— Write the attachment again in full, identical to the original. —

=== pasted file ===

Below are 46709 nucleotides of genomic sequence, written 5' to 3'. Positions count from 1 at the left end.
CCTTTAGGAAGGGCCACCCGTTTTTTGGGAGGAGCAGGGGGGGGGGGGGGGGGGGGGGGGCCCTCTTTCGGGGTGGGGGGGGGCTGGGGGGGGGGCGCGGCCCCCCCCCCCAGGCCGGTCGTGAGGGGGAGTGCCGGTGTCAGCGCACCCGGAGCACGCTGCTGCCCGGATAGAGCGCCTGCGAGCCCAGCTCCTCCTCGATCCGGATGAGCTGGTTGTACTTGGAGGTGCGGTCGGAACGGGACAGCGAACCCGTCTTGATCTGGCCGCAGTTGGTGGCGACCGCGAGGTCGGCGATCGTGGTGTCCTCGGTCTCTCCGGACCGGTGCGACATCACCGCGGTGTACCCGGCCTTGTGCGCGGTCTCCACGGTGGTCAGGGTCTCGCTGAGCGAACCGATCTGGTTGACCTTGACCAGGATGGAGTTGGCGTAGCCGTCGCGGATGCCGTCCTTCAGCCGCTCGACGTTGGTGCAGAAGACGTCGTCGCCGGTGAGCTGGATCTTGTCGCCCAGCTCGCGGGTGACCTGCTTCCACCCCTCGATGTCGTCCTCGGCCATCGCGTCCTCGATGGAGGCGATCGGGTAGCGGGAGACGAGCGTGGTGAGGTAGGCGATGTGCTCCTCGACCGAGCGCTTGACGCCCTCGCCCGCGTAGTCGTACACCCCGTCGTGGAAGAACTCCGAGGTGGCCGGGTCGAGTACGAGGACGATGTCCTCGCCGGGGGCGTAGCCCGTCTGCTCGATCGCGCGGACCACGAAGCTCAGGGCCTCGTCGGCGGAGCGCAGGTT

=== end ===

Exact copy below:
Below are 46709 nucleotides of genomic sequence, written 5' to 3'. Positions count from 1 at the left end.
CCTTTAGGAAGGGCCACCCGTTTTTTGGGAGGAGCAGGGGGGGGGGGGGGGGGGGGGGGGCCCTCTTTCGGGGTGGGGGGGGGCTGGGGGGGGGGCGCGGCCCCCCCCCCCAGGCCGGTCGTGAGGGGGAGTGCCGGTGTCAGCGCACCCGGAGCACGCTGCTGCCCGGATAGAGCGCCTGCGAGCCCAGCTCCTCCTCGATCCGGATGAGCTGGTTGTACTTGGAGGTGCGGTCGGAACGGGACAGCGAACCCGTCTTGATCTGGCCGCAGTTGGTGGCGACCGCGAGGTCGGCGATCGTGGTGTCCTCGGTCTCTCCGGACCGGTGCGACATCACCGCGGTGTACCCGGCCTTGTGCGCGGTCTCCACGGTGGTCAGGGTCTCGCTGAGCGAACCGATCTGGTTGACCTTGACCAGGATGGAGTTGGCGTAGCCGTCGCGGATGCCGTCCTTCAGCCGCTCGACGTTGGTGCAGAAGACGTCGTCGCCGGTGAGCTGGATCTTGTCGCCCAGCTCGCGGGTGACCTGCTTCCACCCCTCGATGTCGTCCTCGGCCATCGCGTCCTCGATGGAGGCGATCGGGTAGCGGGAGACGAGCGTGGTGAGGTAGGCGATGTGCTCCTCGACCGAGCGCTTGACGCCCTCGCCCGCGTAGTCGTACACCCCGTCGTGGAAGAACTCCGAGGTGGCCGGGTCGAGTACGAGGACGATGTCCTCGCCGGGGGCGTAGCCCGTCTGCTCGATCGCGCGGACCACGAAGCTCAGGGCCTCGTCGGCGGAGCGCAGGTT